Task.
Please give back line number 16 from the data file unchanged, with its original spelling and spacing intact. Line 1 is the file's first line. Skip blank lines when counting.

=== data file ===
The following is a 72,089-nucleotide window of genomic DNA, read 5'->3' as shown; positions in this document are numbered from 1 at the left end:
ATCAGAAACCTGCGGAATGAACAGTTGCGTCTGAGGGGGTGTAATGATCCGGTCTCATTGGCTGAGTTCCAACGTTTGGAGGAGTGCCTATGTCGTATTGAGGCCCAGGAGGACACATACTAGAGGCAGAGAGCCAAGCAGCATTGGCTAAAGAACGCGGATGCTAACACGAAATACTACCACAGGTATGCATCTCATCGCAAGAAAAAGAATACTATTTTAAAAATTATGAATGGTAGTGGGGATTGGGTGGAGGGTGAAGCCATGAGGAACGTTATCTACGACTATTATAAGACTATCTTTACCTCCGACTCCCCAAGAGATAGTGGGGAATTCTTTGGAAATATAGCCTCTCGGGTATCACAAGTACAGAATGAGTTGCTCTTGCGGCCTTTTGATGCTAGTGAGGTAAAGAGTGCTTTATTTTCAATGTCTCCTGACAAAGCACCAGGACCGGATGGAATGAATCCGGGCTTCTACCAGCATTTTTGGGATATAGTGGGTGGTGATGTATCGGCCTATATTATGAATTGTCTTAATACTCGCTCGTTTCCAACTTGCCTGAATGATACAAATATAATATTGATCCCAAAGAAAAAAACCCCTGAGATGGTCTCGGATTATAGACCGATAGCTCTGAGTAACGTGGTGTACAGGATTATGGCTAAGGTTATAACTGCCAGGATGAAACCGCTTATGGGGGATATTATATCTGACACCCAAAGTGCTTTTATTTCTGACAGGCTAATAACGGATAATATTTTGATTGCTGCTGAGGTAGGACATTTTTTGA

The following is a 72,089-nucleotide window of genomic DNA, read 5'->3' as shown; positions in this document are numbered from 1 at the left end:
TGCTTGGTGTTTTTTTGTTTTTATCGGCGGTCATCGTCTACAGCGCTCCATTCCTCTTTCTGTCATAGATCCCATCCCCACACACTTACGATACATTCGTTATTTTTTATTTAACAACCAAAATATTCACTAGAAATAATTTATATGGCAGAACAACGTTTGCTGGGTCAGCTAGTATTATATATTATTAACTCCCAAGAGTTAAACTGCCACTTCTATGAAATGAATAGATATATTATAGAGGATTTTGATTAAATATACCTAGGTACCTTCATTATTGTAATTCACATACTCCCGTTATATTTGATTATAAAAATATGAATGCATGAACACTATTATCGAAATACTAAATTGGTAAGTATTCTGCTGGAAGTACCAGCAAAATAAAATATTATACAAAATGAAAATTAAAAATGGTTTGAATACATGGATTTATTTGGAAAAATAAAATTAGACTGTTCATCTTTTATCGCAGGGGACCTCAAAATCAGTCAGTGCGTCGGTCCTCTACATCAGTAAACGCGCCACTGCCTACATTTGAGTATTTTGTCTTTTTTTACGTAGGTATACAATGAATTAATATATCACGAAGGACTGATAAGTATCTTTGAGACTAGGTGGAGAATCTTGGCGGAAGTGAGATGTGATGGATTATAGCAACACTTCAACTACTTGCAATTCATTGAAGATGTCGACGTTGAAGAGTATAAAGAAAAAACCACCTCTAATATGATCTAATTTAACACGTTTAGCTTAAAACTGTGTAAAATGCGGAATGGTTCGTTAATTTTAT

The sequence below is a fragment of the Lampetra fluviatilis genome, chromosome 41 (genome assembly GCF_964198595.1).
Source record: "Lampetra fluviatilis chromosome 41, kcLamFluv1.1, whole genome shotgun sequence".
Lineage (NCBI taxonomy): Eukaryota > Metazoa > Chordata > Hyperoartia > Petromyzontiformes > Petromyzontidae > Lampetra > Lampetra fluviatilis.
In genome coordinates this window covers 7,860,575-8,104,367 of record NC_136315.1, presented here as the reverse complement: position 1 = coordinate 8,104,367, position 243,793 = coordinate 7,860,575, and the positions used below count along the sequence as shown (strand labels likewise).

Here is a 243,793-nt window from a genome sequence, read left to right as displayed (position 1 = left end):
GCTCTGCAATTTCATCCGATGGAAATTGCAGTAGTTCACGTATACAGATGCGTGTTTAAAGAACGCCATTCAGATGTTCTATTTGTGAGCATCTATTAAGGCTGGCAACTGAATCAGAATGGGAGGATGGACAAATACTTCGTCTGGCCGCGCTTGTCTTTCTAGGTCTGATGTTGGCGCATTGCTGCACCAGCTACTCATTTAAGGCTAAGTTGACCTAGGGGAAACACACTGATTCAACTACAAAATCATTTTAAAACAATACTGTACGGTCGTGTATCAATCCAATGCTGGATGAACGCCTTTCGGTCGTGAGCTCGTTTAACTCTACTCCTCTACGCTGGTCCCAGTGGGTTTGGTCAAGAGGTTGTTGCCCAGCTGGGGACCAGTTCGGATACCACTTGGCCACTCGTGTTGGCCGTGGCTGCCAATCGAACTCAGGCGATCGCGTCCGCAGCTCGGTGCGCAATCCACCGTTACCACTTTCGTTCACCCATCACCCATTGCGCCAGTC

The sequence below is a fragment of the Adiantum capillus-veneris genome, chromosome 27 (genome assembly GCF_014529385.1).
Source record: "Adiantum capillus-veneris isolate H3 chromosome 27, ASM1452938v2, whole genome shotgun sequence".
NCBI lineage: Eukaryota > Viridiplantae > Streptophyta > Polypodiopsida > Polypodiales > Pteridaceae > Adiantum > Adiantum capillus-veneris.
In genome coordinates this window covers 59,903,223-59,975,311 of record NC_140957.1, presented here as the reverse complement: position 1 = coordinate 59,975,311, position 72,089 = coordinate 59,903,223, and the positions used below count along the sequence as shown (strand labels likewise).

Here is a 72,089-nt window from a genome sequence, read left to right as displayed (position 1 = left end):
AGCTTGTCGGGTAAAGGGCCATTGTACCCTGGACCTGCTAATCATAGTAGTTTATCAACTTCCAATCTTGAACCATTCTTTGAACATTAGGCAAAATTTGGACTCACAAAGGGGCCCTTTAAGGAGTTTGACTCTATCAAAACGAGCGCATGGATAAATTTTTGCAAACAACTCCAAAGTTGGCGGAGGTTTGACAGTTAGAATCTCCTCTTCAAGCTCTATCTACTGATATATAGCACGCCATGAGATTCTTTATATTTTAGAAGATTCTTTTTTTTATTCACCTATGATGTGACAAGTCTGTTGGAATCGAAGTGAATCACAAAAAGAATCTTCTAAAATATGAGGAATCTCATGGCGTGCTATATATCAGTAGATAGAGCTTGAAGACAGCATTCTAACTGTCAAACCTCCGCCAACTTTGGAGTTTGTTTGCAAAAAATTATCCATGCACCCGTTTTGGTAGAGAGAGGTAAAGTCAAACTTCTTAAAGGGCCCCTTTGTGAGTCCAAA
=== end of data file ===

AGCTTGTCGGGTAAAGGGCCATTGTACCCTGGACCTGCTAATCATAGTAGTTTATCAACTTCCAATCTTGAACCATTCTTTGAACATTAGGCAAAATTTGGACTCACAAAGGGGCCCTTTAAGGAGTTTGACTCTATCAAAACGAGCGCATGGATAAATTTTTGCAAACAACTCCAAAGTTGGCGGAGGTTTGACAGTTAGAATCTCCTCTTCAAGCTCTATCTACTGATATATAGCACGCCATGAGATTCTTTATATTTTAGAAGATTCTTTTTTTTATTCACCTATGATGTGACAAGTCTGTTGGAATCGAAGTGAATCACAAAAAGAATCTTCTAAAATATGAGGAATCTCATGGCGTGCTATATATCAGTAGATAGAGCTTGAAGACAGCATTCTAACTGTCAAACCTCCGCCAACTTTGGAGTTTGTTTGCAAAAAATTATCCATGCACCCGTTTTGGTAGAGAGAGGTAAAGTCAAACTTCTTAAAGGGCCCCTTTGTGAGTCCAAA